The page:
Lest I be revealed as unable to think of uncongenial things myself, let me say that unfortunately the Remain side includes many brains more flexible than Polly’s. Dominic Grieve, for one.
It appears that Tory leader Boris Johnson is now moving towards a reheated version of Theresa May’s terrible Withdrawal Agreement – the worst deal in history, a treaty that was accurately described by Boris as reducing the UK to a state of ‘vassalage’.
After a few short days making positive noises, the new Prime Minister is already talking about an extended period of Transition. A period when we would effectively still be in the Single Market and Customs Union, we would not be able to implement new trade deals, would still be subject to the jurisdiction of the European Court of Justice and would not have control of our fishing waters. Under the terms of Mrs May’s agreement, we would also unnecessarily be paying £39 billion without the EU agreeing to any new trade deal.
– Richard Tice, Chairman, The Brexit Party
One by OpiniumResearch, fieldwork 24-26 July changes with respect to 5th July:
CON: 30% (+7)
LAB: 28% (+3)
LDEM: 16% (+1)
BREX: 15% (-7)
GRN: 5% (-3)
And one by DeltaPoll for the Mail on Sunday:
CON: 30 (+10)
LAB: 25 (-1)
LIB: 18 (+2)
BRX: 14 (-10)
CUK: 2 (-2)
The fearful symmetry of that +7, -7 and +10, -10 is burning bright in the tangled forests of polling data. I rejoice.
I do not rejoice for the Conservatives, or mourn for the Brexit party. When the Tories’ voters deserted them en masse for the Brexit Party just before the European Parliament elections I was happy for the same reason that I am happy now: those splendidly disloyal voters were sending the message “We voted to leave the European Union. Forget building high speed railways or cancelling them, or whatever other scheme you think matters, we want Brexit. And we will vote for whichever party has the best chance of getting it done.”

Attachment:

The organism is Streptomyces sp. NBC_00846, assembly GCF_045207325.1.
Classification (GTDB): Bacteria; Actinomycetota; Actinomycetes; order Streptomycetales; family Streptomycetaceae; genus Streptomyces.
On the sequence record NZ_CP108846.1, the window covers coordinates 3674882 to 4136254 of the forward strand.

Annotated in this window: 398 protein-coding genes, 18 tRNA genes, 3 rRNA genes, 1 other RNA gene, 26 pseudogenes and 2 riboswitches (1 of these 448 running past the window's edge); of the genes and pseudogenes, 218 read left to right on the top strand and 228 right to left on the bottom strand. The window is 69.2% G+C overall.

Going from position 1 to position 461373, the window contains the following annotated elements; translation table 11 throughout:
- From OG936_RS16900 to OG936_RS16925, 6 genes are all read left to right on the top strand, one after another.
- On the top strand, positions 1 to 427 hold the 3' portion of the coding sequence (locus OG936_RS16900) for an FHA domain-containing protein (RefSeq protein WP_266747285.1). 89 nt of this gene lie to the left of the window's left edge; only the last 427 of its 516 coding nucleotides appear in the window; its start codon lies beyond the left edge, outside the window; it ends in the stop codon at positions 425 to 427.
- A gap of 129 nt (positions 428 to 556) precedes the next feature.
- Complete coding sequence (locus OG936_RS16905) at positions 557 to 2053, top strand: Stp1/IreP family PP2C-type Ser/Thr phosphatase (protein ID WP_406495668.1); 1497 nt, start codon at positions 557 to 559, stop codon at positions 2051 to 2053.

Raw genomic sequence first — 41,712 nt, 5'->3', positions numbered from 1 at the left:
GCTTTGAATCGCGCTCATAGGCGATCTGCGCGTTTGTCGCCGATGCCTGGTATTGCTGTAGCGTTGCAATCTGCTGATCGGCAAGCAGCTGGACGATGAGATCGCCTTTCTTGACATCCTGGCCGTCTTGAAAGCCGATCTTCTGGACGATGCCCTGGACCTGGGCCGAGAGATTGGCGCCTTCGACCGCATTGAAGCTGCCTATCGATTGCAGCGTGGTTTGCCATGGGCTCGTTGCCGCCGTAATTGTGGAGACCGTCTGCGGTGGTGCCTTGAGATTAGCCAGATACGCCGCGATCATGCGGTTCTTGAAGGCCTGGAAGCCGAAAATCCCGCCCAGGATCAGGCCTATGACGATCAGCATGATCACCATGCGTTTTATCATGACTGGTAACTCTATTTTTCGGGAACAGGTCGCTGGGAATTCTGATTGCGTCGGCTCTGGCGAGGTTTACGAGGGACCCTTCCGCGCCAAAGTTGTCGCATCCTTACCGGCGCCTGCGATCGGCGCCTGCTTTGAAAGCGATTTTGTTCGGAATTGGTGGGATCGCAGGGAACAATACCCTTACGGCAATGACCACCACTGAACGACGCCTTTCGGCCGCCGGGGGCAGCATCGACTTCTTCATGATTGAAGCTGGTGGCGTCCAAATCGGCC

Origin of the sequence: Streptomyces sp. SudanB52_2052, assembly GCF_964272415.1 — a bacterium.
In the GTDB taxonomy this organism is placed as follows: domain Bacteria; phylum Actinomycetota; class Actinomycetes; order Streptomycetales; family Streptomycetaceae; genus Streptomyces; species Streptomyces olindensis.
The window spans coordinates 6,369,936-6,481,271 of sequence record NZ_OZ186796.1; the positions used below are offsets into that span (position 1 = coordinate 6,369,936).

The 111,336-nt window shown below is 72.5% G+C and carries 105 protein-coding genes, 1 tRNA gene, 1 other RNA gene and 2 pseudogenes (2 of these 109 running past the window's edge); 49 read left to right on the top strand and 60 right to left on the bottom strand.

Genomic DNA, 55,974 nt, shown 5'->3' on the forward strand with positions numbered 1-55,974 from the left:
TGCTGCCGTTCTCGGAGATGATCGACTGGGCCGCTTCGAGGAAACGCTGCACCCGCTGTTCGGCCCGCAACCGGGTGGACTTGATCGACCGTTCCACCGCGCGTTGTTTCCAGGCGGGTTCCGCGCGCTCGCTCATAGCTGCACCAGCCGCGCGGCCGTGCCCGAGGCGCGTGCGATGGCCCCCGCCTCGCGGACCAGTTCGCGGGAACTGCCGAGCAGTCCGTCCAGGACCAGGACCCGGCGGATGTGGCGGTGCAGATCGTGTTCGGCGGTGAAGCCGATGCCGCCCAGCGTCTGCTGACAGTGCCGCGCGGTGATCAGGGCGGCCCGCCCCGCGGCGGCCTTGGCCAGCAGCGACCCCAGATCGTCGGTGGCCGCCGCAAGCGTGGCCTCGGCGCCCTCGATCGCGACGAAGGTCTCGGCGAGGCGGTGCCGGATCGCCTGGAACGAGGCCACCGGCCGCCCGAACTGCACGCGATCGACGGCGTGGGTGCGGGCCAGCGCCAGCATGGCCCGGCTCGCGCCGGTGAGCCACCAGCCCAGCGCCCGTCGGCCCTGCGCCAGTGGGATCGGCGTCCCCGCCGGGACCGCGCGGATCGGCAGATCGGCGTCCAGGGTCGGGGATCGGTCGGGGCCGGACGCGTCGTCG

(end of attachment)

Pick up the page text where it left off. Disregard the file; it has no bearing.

Edit: Good grief, there have now been four polls published tonight. They’re like No. 9 buses, you wait ages then four turn up at once. The two later polls did not give such dramatic rises for the Tories, but one of them, by ComRes, yet again followed the pattern of a rise for the Conservatives precisely mirrored by a fall for the Brexit Party. Only YouGov did not follow this pattern. It showed a rise for the Conservatives and a fall for the Brexit Party, all right, but they were not quite equal. I repeat: it is not the rise or fall of either party that interests me. What interests me is that this demonstrates there is a most un-blocky bloc of voters for whom Brexit is the key issue.
In recent weeks there has been a slew of comments from the Remain side that asked, with a pitying shake of the head, what would the poor shambling Leave voters actually do if Article 50 were revoked? Get out on the streets with their Zimmer frames and riot? (The search term riot Zimmer frame Brexit gets 51,600 results. Recycling is all very well, but someone needs to donate them a second joke.) Well, besides the route taken by one Brexit-supporting old girl who won’t see seventy again – become an MEP and make Greens cry – there is always the option of swing voting.